Firefox 3 add-ons I can’t live without.

Today Mozilla officially released Firefox 3. If you haven’t grabbed it yet, what are you waiting for? These are some of the extensions that I now use:

  • AnyColor – Currently available for the Windows version of Firefox 3 only, this add-on lets you shift the color/appearance of your current theme on the fly. It works really well with the default theme for Firefox 3 on Windows XP. I’m currently using the Dark preset.
  • Better Gmail 2 – An excellent extension that allows users to get more out of Gmail. (Updated the link!)
  • Color Management 0.4 – Though Firefox 3 has some support for color profiles out of the box, this add-on gives it the ability to read ICC color profiles embedded in images. (This hopefully translates to better and more consistent color fidelity in images on the web.)
  • ColorZilla 1.9 – With the ability to sample colors from anything on a webpage, and the ability to grab color palettes from those sites, this is an invaluable add-on to have.
  • Facebook Toolbar – If you use Facebook and Firefox, this toolbar is worth having. It notifies you when your friends post anything new, allows you to search contacts, see status updates and more all without visiting facebook.com.
  • FaviconizeTab – I just recently started using this add-on, and I can’t see how I worked without it. If you’re like me, and keep several tabs open all day long, this extension allows you to right-click on tabs and turn them into just the favicon only. Not only does this save valuable screen real estate, it allows you some degree of privacy in that people looking over your shoulder won’t necessarily be able to see what’s in all of your open tabs.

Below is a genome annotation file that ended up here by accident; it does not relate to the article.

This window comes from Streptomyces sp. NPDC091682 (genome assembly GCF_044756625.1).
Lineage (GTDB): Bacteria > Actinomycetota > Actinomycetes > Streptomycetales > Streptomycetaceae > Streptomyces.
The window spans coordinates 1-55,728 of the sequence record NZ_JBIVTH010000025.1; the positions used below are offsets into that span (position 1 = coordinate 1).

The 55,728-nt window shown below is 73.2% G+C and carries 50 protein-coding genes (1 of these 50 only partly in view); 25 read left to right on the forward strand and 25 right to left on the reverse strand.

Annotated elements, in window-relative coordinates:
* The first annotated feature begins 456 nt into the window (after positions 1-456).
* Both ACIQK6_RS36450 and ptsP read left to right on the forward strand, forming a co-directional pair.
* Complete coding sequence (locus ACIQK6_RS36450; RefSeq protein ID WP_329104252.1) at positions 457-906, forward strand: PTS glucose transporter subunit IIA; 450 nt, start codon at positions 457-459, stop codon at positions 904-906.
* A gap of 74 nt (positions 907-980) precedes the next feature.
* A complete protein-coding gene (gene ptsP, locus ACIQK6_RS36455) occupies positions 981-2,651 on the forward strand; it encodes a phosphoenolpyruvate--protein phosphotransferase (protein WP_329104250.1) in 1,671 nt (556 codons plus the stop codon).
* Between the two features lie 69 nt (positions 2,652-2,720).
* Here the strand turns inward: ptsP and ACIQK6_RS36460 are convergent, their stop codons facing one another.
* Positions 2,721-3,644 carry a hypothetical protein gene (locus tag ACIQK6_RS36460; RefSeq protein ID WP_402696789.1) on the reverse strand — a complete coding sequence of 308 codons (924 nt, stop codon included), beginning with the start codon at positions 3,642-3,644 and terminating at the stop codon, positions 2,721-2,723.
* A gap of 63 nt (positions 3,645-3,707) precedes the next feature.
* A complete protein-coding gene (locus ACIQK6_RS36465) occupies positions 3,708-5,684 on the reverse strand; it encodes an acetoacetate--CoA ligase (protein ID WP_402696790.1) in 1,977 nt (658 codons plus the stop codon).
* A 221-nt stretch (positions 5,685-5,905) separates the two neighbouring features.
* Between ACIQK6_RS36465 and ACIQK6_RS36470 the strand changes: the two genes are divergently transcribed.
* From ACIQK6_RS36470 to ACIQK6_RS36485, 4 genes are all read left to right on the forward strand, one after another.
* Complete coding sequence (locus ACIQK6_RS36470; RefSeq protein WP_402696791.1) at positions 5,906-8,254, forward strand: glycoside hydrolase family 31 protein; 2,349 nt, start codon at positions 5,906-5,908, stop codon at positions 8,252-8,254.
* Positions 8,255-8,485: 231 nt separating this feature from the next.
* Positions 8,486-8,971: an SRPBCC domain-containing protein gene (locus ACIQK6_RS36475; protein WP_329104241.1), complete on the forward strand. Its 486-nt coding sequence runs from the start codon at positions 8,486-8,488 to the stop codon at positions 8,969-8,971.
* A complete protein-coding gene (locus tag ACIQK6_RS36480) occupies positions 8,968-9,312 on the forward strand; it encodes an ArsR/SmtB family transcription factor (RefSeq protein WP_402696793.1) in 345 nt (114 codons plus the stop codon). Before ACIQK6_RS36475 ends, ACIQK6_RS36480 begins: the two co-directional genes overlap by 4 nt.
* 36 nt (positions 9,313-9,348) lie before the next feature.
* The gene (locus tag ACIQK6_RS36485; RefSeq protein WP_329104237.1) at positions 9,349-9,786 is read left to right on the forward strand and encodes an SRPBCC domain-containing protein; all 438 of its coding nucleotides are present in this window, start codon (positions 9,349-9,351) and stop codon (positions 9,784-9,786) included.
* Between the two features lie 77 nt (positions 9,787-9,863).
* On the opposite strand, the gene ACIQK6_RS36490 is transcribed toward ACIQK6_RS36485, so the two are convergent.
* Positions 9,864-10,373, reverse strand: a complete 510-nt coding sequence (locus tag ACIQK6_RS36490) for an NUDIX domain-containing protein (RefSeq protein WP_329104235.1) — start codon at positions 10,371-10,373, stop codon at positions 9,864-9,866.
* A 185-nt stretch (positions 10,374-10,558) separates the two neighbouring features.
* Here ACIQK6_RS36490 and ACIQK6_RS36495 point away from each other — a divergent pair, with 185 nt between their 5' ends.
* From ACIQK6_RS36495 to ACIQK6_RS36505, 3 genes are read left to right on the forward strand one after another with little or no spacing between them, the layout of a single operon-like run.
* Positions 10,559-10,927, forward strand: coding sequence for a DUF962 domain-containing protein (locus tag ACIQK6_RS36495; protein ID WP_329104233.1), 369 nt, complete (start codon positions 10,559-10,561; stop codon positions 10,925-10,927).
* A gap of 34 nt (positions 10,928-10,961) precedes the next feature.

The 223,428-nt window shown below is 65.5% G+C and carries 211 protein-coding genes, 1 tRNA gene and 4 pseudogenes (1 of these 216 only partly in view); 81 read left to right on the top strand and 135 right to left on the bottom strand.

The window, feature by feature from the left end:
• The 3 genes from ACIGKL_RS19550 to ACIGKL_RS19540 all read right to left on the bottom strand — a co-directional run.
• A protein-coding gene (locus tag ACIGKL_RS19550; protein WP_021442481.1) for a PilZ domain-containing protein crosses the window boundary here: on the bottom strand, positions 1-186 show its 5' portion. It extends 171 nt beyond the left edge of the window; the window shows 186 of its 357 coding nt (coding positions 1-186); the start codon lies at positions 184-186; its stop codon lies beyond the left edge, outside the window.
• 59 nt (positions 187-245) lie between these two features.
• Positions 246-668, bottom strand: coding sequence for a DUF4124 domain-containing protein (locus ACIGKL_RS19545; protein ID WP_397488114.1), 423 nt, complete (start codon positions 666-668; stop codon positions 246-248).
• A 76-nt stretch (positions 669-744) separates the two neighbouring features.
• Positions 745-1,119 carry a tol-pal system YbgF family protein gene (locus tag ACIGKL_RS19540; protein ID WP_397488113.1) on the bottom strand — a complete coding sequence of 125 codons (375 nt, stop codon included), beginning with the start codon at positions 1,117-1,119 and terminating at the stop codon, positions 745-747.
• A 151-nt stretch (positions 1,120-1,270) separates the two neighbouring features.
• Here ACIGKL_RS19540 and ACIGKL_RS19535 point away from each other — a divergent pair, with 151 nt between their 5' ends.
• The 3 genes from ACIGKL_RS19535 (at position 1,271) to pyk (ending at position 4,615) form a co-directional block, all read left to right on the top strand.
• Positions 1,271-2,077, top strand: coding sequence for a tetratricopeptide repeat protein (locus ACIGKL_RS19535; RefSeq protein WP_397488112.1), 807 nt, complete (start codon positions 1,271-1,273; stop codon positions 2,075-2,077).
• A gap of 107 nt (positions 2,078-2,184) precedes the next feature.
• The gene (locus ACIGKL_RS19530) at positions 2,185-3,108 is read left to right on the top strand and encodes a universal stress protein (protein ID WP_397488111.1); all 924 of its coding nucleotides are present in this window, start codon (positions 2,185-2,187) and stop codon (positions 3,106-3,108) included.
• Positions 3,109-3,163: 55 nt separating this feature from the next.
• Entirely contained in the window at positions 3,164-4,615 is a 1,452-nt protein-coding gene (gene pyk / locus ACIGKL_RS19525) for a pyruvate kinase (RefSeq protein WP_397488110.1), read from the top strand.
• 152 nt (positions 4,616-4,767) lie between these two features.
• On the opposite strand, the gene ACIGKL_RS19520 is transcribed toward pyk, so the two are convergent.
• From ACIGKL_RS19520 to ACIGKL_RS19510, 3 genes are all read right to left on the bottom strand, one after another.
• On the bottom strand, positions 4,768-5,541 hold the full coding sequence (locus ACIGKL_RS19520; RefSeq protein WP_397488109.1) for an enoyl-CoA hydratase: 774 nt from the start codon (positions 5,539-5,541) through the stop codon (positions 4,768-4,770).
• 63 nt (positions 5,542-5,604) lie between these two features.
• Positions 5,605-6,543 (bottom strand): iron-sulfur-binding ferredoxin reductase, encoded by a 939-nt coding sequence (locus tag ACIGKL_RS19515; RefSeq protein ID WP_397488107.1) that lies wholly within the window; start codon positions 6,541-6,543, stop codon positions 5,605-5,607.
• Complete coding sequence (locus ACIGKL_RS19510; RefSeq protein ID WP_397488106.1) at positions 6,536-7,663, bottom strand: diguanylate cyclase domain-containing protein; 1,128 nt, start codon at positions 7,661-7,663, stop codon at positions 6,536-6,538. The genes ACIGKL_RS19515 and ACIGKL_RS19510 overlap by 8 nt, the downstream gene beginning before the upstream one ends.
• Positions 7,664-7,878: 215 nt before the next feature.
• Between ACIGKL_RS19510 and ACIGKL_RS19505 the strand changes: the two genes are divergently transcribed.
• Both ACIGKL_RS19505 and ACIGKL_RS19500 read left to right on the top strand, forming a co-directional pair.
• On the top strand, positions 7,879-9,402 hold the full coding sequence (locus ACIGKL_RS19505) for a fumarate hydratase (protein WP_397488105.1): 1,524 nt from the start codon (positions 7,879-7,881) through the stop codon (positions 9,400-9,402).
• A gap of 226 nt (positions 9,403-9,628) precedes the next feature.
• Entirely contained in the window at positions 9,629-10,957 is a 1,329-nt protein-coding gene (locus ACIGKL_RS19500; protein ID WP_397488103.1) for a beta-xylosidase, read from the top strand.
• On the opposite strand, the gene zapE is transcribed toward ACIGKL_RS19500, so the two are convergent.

• Firebug 1.2.0b3 – If you’re doing any sort of web design or development, you need to have this add-on installed. It’s an invaluable tool for debugging CSS/HTML, Javascript, and much, much more.
  • Google Gears – Gears enables you to use compatible sites offline. Google Documents, Remember the Milk and many more sites support Gears, and I’d imagine more sites in the future will work with it as well.
  • IE Tab – Another must have add-on for web designers/developers. Quickly toggle between Firefox and Internet Explorer rendering engines with Firefox itself.
  • MeasureIt 0.3.8 – This ruler comes in handy when wanting to measure elements on a site, specific images and more.
  • PicLens – PicLens lets you browse through photos on Flickr, videos on YouTube and more through an immersive 3D experience. The latest version has integrated Amazon “window shopping”, videos from MSNBC, ESPN and movie trailers and more…
  • Prism for Firefox 0.2 – This add-on allows you to create stand-alone applications of websites you commonly use. I used it to create stand-alone versions of Basecamp, Gmail and gCalendar.
  • ReloadEvery 3.0.0 – This simple add-on allows you to configure pages to be refreshed on a schedule you set. For example: If you use the web version of Twitter, you could set this extension to reload the page every 5 minutes.
  • Web Developer 1.1.6 – Honestly, I don’t use this add-on all that often, but when I do – I’m glad I had it. Simple things like being able to disable all styles and resizing the browser window makes this add-on worth keeping around for me.

What add-ons/extensions are you using with Firefox 3 that you can’t live without? I’d love to know!


Michael Montgomery suggested these extensions:

10 thoughts on “Firefox 3 add-ons I can’t live without.”

  1. Web developer has a ruler function built in that pretty much eliminates the need for the measureIt plugin. If I’m not mistaken, so does ColorZilla.